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På skive


«When You Speak of Times to Come (Ven Du Redst Fun Naye Tsaytn)»

New York-based guitarist-composer Ty Citerman, known from the punk-jazz Gutbucket quartet, began his Bop Kabbalah project in 2014 and released a self-titled, instrumental album on John Zorn’s Tzadik label’s Radical Jewish Culture series in 2014. «When You Speak of Times to Come» is an ambitious evolution of this project, a song-cycle that was inspired by more than century-old Yiddish labor songs and poems about the fight against capitalism. These texts originated during the time of Citerman’s grandparents’ escape from state-sponsored persecution in Ukraine and Russi, and resonate loudly with today’s American – and even global – political landscape. These songs ask the listeners to imagine and join the organized struggle for a more just, humane world. Accordingly, a portion of the profits from this project will support the immigrant justice work of New Sanctuary Coalition.

Bop Kabbalah+voices features Citerman on guitar and electronics plus jazz vocalist Sara Serpa and soprano-cantor-composer Judith Berkson, and was recorded in June 2019. «When You Speak of Times to Come» is divided into a nine-part suite of original Yiddish labor songs and the four-movement «Future Generations (Doyrus Fun Der Tsukunft)». Serpa and Berkson sing the leftist texts in Yiddish and in English, while Citerman offers subtle, lyrical and hypnotic soundscapes that embrace their acrobatic and passionate delivery.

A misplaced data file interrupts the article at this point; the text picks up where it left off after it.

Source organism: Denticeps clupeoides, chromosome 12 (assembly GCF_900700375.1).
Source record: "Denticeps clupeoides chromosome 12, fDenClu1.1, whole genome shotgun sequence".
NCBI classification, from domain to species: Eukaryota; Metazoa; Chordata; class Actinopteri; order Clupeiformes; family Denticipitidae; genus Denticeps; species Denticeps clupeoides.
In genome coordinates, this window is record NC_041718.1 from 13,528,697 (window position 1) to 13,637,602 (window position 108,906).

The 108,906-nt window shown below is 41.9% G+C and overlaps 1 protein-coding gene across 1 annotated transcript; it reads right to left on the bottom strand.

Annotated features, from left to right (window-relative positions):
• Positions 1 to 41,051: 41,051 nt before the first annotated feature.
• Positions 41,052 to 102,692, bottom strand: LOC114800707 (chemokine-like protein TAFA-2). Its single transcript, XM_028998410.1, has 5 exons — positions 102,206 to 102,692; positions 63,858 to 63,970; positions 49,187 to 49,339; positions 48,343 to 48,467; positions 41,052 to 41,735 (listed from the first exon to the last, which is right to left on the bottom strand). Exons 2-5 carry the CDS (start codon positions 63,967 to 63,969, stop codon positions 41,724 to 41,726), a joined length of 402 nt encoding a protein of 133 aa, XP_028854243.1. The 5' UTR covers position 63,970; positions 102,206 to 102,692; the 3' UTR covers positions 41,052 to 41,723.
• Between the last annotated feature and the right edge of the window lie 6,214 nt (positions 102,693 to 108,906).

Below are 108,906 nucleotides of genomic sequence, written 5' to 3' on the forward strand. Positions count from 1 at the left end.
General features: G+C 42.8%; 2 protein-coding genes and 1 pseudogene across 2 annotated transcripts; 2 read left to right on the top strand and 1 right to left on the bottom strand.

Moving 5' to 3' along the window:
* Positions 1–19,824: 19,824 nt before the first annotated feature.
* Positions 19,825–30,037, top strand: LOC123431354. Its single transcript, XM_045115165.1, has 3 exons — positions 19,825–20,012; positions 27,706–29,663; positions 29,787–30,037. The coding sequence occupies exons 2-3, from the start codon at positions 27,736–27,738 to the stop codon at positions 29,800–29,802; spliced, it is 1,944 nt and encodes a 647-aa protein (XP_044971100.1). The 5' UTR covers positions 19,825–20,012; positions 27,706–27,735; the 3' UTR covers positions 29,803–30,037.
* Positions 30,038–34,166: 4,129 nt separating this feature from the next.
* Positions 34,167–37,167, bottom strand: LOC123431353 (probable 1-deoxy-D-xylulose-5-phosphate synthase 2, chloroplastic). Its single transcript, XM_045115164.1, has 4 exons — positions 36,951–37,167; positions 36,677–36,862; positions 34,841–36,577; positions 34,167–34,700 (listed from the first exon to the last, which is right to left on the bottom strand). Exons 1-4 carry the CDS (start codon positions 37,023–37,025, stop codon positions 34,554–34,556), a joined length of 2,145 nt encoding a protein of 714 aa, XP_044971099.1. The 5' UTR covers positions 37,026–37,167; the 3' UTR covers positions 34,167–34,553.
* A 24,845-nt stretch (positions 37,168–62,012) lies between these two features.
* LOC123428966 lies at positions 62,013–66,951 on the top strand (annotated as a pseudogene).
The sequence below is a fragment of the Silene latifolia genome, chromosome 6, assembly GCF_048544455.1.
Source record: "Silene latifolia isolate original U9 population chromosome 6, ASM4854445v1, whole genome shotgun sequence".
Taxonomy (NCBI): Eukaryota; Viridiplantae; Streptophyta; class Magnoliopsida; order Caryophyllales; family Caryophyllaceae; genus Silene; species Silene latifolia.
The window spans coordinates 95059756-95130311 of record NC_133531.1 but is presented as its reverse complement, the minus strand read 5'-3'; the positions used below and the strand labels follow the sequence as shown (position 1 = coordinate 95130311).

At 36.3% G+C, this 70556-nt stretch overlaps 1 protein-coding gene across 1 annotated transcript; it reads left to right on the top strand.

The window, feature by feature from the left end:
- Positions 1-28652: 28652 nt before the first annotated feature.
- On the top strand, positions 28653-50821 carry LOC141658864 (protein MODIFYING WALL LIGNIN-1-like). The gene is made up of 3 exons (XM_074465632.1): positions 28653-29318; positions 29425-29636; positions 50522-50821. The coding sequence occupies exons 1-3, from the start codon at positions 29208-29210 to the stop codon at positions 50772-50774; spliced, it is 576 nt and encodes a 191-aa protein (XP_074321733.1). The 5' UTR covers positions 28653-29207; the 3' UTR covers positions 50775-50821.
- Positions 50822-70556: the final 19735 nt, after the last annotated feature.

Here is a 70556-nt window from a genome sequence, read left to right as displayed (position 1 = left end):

The opening suite begins with a short Jewish prayer but soon demands «‘bread and human rights» from the Russian Tsar Nicholas II. The revolutionary text «Mit Eyn Hant Hostu Undz Gegebn Di Konstitutsieh (With One Hand You Gave Us the Constitution)», from the Russian Revolution of 1905, repeats the message: «down with you, you executioner, you murderer, get off the throne! No one believes in you anymore! Only in the red flag», and its fierce cry against fascism and false promises by authoritarian rulers ring true today. Its arrangement charges the suggestive, operatic voices of Serpa and Berkson with a delicate 21st-century metal drone. «Es Rirt Zikh» ends this suite. It is a labor poem excerpt by Morris Winchevsky from 1886, and its lyrics («Do you hear, children, how it’s moving…?») propels a sense of musical and political possibility, even during our current, turbulent times. It blends vocal arrangements that nod to Meredith Monk’s works and a blues-tinged theme, spiced with a touch of dissonance that draws inspiration from another Monk, Thelonious.

The «Future Generations (Doyrus Fun Der Tsukunft)» addresses current, urgent issues as the climate crisis, but still speaks about the need for commitment for just, social change. This 23-minutes piece draws few motives from klezmer music and offers a lush, minimalistic guitar groove but often also noisy and unsettling eruptions – or a Citerman puts it: «our songs resonate with grief.. our melodies have a dismal longing and hidden rage». The last movement «Times to Come» marks that the struggle for a better, just world never ends, but we have plenty of models to reflect on and learn from. Symbolically, it ends with the humble, succinct repetition of the Yiddish phrase «onloshn», which translates simply as «silence» or «speechlessness».

Inspiring and moving, and beautifully arranged and delivered.

Eyal Hareuveni    

Ty Citerman (g, v, elec, prep.g, cracklebox), Sara Serpa (v), Judith Berkson (v, p)

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